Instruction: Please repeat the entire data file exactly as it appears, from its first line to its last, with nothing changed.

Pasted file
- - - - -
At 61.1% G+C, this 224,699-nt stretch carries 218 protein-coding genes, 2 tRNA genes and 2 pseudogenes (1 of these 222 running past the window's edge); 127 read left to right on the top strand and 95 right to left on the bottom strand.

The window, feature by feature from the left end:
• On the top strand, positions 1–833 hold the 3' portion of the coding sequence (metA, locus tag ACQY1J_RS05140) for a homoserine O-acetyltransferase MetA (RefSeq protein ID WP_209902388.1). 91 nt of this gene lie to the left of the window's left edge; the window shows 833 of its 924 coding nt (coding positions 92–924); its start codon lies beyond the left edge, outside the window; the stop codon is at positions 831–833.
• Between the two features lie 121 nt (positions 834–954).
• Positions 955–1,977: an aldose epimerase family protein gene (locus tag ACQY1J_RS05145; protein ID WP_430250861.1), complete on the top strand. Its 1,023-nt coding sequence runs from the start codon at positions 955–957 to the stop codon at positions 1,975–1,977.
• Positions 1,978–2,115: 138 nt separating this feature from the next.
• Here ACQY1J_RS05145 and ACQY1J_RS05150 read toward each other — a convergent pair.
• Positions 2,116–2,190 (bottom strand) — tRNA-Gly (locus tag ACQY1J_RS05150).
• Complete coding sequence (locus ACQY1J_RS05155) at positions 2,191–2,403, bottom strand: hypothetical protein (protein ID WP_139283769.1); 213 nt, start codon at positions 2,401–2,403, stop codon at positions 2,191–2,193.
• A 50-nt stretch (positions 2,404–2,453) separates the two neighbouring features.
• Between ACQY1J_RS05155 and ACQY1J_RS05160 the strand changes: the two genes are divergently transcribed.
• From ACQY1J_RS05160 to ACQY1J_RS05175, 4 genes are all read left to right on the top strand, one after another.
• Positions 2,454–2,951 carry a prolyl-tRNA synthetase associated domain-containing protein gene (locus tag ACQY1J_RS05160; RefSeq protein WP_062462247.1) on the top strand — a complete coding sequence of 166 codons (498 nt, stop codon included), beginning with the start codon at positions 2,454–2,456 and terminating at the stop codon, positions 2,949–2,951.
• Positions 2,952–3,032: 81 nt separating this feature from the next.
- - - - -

At 61.1% G+C, this 224,699-nt stretch carries 218 protein-coding genes, 2 tRNA genes and 2 pseudogenes (1 of these 222 running past the window's edge); 127 read left to right on the top strand and 95 right to left on the bottom strand.

The window, feature by feature from the left end:
• On the top strand, positions 1–833 hold the 3' portion of the coding sequence (metA, locus tag ACQY1J_RS05140) for a homoserine O-acetyltransferase MetA (RefSeq protein ID WP_209902388.1). 91 nt of this gene lie to the left of the window's left edge; the window shows 833 of its 924 coding nt (coding positions 92–924); its start codon lies beyond the left edge, outside the window; the stop codon is at positions 831–833.
• Between the two features lie 121 nt (positions 834–954).
• Positions 955–1,977: an aldose epimerase family protein gene (locus tag ACQY1J_RS05145; protein ID WP_430250861.1), complete on the top strand. Its 1,023-nt coding sequence runs from the start codon at positions 955–957 to the stop codon at positions 1,975–1,977.
• Positions 1,978–2,115: 138 nt separating this feature from the next.
• Here ACQY1J_RS05145 and ACQY1J_RS05150 read toward each other — a convergent pair.
• Positions 2,116–2,190 (bottom strand) — tRNA-Gly (locus tag ACQY1J_RS05150).
• Complete coding sequence (locus ACQY1J_RS05155) at positions 2,191–2,403, bottom strand: hypothetical protein (protein ID WP_139283769.1); 213 nt, start codon at positions 2,401–2,403, stop codon at positions 2,191–2,193.
• A 50-nt stretch (positions 2,404–2,453) separates the two neighbouring features.
• Between ACQY1J_RS05155 and ACQY1J_RS05160 the strand changes: the two genes are divergently transcribed.
• From ACQY1J_RS05160 to ACQY1J_RS05175, 4 genes are all read left to right on the top strand, one after another.
• Positions 2,454–2,951 carry a prolyl-tRNA synthetase associated domain-containing protein gene (locus tag ACQY1J_RS05160; RefSeq protein WP_062462247.1) on the top strand — a complete coding sequence of 166 codons (498 nt, stop codon included), beginning with the start codon at positions 2,454–2,456 and terminating at the stop codon, positions 2,949–2,951.
• Positions 2,952–3,032: 81 nt separating this feature from the next.